In drafting the Division II concentration you are expected to (a) describe an intellectually coherent area of study that provides the foundational knowledge for what might become your Division III project, and (2) articulate the goals of your program of study.
This description will ideally include answers to the following questions:
- What are the constituent parts of the concentration and how do they fit together to create an intellectually coherent whole? What are the basic knowledge, theory, and other methodological and analytical tools that you want to master and that will provide you with the appropriate knowledge and skills to undertake a Division III project? Explain the logic that determines why you have chosen particular bodies of knowledge, theories and methodologies as the core of your concentration. To the best of your abilities, articulate the principles, concepts, and questions that connect them. Some of this gets easier in later drafts.
- What do you want to know, understand, and be able to do by the end of your concentration? Each discipline has a unique disciplinary perspective or lens through which practitioners of that discipline view the world; this perspective informs the learning goals for students of that discipline. You should attempt to articulate the goals that follow from the field or fields in which you are studying. Of course, as you move through Division II, it is expected that you will continue to make progress on the cumulative skills you began to address in Division I.
The better you are able to articulate these things, the easier it will be for your committee to guide you to the appropriate courses and other evaluated experiences that will help you meet your goals. Download this handout for some other tips.
- Division II represents the equivalent of four semesters’ worth of work, or approximately 12-16 courses or course-equivalent learning activities. These may include independent studies and projects, courses, reading programs, internships, and other forms of field study away from the campus. Of these, it is suggested that least 12 constitute the core of your concentration, with the remainder comprising additional studies outside the area of concentration as appropriate.
- The concentration however, should not be a random assortment of loosely related activities but a structured program of study. Learning activities included in your concentration should (a) build from work at foundational levels to advanced work, as well as (b) ensure sufficient familiarity with core sub-fields in the disciplines upon which you built the concentration.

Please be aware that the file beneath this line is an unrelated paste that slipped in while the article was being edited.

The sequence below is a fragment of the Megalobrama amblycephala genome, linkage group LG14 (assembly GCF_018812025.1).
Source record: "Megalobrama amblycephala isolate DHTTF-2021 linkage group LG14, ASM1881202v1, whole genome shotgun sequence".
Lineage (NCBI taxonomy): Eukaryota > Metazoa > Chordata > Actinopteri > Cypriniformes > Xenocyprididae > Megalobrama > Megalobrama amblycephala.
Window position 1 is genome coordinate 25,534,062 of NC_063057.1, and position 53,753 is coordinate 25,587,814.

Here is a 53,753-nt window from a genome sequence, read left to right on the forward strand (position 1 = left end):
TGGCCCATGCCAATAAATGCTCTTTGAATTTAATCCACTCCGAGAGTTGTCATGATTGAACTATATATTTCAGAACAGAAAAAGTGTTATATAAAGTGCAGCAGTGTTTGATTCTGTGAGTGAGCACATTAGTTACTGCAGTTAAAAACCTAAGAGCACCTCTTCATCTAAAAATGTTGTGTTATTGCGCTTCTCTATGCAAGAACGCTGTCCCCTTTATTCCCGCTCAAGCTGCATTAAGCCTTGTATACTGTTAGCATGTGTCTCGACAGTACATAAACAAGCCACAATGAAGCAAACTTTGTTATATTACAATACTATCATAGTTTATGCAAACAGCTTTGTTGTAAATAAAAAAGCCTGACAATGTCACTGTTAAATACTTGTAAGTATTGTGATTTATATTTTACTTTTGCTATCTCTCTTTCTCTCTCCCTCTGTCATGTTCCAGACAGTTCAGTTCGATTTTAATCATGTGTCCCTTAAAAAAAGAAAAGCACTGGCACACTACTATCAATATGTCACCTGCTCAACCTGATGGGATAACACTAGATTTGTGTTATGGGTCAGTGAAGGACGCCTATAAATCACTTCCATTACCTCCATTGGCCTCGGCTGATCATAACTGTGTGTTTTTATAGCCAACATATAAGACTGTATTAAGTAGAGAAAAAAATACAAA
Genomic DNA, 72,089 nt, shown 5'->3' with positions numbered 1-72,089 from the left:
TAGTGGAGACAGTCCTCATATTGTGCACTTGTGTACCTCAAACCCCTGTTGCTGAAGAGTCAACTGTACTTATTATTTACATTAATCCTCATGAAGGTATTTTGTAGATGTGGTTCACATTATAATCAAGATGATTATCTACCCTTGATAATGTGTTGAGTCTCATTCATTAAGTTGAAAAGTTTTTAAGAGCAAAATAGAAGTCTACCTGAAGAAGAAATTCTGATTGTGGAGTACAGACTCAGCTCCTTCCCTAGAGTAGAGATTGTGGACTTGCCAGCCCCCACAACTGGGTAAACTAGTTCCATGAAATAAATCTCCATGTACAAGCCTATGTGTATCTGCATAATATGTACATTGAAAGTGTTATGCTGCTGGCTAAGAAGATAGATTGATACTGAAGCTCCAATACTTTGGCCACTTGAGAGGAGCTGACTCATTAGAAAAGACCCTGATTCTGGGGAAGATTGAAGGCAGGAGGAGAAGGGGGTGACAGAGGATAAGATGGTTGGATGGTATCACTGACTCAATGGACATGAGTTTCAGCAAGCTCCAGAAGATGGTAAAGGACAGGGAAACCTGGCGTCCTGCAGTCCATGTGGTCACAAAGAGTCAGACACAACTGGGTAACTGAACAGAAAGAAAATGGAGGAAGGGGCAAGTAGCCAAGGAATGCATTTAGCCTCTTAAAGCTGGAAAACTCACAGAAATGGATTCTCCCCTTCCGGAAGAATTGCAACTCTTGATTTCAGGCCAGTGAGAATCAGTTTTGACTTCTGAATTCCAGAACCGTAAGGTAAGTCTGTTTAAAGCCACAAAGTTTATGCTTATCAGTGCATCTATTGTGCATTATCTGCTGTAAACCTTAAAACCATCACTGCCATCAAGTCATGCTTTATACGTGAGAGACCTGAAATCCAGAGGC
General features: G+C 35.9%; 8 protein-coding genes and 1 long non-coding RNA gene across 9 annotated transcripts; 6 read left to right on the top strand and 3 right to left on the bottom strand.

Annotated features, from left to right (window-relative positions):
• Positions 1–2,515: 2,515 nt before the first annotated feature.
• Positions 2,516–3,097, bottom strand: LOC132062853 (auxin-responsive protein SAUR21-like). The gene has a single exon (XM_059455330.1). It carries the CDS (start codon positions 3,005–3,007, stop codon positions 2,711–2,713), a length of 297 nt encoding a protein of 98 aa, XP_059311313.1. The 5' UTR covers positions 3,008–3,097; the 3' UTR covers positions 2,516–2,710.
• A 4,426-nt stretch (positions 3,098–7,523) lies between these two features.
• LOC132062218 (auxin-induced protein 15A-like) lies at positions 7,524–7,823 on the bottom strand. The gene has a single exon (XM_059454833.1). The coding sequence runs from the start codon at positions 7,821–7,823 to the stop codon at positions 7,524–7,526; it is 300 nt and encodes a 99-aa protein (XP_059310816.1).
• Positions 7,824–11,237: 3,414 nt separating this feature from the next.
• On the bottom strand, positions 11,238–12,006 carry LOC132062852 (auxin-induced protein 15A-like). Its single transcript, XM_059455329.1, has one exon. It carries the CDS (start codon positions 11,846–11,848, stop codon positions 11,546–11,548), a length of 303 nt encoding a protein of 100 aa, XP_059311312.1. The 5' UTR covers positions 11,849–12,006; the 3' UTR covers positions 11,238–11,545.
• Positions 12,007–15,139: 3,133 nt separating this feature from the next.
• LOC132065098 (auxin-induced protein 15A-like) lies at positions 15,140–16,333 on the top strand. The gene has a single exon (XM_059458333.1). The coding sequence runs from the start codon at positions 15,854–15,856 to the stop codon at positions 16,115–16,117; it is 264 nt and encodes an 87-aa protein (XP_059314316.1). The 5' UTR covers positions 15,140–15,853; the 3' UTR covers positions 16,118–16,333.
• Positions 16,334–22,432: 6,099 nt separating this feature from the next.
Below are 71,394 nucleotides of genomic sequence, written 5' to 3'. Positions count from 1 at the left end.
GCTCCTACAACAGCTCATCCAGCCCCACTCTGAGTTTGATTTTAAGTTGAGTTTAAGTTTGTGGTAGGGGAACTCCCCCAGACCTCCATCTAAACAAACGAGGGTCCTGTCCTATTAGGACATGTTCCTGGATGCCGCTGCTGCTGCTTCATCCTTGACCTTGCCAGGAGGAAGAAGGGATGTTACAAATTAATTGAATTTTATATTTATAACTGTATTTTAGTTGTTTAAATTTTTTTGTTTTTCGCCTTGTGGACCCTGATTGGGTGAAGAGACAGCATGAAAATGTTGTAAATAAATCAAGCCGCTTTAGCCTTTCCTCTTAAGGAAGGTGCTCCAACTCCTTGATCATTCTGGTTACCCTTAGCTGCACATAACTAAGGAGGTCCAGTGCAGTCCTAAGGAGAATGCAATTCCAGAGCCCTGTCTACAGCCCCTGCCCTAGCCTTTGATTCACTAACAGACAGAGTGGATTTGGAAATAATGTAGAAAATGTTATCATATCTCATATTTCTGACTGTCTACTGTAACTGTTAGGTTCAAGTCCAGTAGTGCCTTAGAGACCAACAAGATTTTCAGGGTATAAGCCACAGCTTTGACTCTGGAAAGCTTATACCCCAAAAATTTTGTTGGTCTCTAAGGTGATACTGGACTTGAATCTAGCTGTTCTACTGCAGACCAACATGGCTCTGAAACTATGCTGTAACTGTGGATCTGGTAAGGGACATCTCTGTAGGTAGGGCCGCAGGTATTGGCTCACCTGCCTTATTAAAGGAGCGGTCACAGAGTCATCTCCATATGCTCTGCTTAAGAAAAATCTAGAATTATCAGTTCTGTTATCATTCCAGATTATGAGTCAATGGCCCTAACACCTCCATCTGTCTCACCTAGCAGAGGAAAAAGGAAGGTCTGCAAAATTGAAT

- It is desirable to achieve both depth and breadth in your concentration; conceptual depth typically comes through advanced course work and independent study. You should also work in more distantly related areas that interest you; breadth allows you to engage with other perspectives and with the wider world and to put your specific interests in context.
- Thus, you should develop an organizational structure for your concentration that specifies both the level and the content of the learning activities you plan to undertake. To the extent possible, your plan of study should identify, semester-by-semester and year-by-year, all of the course or course-equivalent learning activities you have taken or intend to undertake in fulfillment of your concentration, and understand the goal that each learning activity is intended to fulfill. In addition, you should indicate which evaluated learning activities are considered an essential part of your concentration and which constitute “additional studies outside the area of concentration as appropriate”
- Given that unforeseeable factors might prevent you from being able to undertake those specific learning activities in the future, you should try to identify a few possible alternatives for each course or activity to have choice and flexibility in the future.
- In Division II, you should develop the research skills that you will need for a Division III project. Thus, as part of the concentration you should take courses in different methodologies as well as undertake independent/project work as a means of ensuring your readiness for Division III.
The Multiple Cultural Perspectives Requirement
The guidelines for fulfilling the MCP are clearly laid out in NSNS
The Community Engagement and Learning Requirement
The guidelines for fulfilling the CEL-2 are already clearly laid out in NSNS